Degree will provide solid foundations
29 July 2014 18:00

The skills void that has hampered house building in recent years will be addressed by a new degree course from Anglia Ruskin University.

SOAS scholar presents research on Israel’s relations with the world powers
29 July 2014 16:00

Professor Colin Shindler, Pears Senior Research Fellow in Israel Studies at SOAS, University of London has edited and provided an introduction to a new book that explores Israel’s diplomatic alliances beyond the Middle East.

SOAS scholar to advise UN on social development
29 July 2014 16:00

The expertise of Guy Standing, Professor of Development Studies at SOAS, University of London will be drawn upon to advise the UN's Department of Economic and Social Affairs (DESA).

SOAS receives Indonesian Embassy funding to enhance Indonesian film and literature collections
29 July 2014 16:00

SOAS, University of London has received a welcome donation from the Education Section of the Indonesian Embassy in London to enhance SOAS’ outstanding collection of Indonesian film and literature in the Library.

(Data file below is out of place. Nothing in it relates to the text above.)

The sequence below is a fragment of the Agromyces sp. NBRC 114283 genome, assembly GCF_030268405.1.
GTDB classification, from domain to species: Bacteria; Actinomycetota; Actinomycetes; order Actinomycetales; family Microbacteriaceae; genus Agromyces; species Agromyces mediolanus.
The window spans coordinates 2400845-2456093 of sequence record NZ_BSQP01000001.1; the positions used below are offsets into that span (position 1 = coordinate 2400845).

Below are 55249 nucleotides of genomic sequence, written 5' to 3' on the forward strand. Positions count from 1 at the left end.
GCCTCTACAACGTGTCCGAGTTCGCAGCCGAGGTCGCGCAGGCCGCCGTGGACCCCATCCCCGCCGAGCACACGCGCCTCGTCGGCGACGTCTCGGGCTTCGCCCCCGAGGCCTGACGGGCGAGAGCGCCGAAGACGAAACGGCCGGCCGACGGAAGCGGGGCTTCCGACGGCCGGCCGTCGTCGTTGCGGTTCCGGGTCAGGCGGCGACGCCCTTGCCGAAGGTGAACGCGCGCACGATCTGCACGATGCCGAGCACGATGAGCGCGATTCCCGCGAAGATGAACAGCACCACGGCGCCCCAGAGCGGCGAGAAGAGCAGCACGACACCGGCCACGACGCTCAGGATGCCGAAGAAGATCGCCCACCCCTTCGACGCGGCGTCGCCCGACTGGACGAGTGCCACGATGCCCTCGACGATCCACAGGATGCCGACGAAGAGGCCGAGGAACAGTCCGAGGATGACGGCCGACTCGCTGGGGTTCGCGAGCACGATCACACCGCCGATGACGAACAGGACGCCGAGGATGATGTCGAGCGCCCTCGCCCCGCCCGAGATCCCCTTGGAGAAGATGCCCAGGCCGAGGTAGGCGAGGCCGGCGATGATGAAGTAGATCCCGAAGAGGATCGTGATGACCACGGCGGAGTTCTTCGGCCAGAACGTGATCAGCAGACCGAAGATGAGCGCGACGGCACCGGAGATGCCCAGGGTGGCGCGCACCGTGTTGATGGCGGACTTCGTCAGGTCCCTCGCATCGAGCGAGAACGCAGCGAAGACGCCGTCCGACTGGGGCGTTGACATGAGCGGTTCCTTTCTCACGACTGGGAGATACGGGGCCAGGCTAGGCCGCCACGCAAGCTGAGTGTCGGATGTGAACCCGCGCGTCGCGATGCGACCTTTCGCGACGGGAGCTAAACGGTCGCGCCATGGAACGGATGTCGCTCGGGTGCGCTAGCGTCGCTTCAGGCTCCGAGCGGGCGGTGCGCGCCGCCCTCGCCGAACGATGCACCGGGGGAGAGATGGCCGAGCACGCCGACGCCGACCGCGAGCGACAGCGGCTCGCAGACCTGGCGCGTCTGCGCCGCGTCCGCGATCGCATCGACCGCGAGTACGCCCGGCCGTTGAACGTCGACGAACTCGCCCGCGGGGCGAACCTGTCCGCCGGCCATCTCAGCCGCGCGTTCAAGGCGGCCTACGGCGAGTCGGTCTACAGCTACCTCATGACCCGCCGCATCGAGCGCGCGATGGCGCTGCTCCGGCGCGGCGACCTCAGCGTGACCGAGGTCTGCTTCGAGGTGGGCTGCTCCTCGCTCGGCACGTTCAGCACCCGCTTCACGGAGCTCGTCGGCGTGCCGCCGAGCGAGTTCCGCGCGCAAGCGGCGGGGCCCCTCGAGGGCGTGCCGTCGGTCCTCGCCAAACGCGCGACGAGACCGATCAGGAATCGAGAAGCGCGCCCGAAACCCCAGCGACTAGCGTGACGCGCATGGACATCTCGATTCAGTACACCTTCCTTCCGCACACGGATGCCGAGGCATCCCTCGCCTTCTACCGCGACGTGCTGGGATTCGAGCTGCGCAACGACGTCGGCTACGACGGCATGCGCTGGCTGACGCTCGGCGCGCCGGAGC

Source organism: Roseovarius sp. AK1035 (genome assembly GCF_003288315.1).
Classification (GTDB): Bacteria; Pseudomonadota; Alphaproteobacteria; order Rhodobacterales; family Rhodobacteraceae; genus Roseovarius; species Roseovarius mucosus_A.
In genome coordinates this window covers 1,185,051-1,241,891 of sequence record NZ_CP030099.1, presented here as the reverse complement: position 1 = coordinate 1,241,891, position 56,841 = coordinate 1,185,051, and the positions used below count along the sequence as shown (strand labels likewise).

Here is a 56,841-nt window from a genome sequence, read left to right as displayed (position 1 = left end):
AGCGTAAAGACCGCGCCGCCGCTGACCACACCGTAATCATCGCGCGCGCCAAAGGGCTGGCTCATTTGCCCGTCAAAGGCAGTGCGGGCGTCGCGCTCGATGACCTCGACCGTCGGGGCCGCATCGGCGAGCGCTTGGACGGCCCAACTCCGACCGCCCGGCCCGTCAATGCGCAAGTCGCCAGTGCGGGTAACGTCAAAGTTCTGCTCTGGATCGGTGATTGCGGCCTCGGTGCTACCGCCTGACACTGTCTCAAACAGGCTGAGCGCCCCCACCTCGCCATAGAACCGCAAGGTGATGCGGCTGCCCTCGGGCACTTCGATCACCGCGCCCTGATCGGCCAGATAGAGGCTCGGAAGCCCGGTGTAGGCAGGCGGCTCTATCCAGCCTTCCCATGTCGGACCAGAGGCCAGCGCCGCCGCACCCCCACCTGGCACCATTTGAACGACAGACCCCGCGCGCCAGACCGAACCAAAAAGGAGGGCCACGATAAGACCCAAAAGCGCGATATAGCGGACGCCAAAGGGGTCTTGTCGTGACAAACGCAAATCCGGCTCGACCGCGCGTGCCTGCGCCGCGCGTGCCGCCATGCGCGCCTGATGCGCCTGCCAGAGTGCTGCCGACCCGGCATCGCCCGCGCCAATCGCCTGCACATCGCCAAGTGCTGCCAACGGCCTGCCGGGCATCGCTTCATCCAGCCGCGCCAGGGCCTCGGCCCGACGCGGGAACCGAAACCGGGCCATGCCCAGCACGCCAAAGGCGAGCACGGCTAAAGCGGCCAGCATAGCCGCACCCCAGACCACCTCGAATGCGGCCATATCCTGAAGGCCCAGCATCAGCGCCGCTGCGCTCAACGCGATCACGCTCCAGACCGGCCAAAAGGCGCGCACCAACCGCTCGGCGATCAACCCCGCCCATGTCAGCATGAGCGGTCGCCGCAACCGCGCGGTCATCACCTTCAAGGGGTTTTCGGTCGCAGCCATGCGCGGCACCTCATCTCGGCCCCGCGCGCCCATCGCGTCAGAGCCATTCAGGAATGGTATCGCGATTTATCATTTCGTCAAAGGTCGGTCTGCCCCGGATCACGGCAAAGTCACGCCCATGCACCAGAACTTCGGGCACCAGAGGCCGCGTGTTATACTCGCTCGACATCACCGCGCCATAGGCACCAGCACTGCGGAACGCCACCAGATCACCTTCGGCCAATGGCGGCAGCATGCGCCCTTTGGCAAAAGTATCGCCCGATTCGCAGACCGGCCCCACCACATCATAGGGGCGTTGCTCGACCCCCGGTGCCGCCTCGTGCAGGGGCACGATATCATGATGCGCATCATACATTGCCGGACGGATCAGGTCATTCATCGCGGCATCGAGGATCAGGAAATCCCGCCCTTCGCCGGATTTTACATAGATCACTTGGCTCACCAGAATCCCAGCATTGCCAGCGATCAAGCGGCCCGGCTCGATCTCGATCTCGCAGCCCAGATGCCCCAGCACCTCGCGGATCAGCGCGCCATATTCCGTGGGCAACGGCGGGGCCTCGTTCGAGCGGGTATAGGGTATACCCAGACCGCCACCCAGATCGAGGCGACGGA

Urbanisation of rural Africa associated with increased risk of heart disease and diabetes
29 July 2014 12:00

Urban Uganda

Over 530 million people live in rural areas of sub-Saharan Africa, where rates of cardiovascular and metabolic diseases tend to be much lower than in urban areas. However, many of these areas are becoming increasingly urbanised, with people living within larger populations in more built-up environments, with better access to education, health facilities and utilities, for example.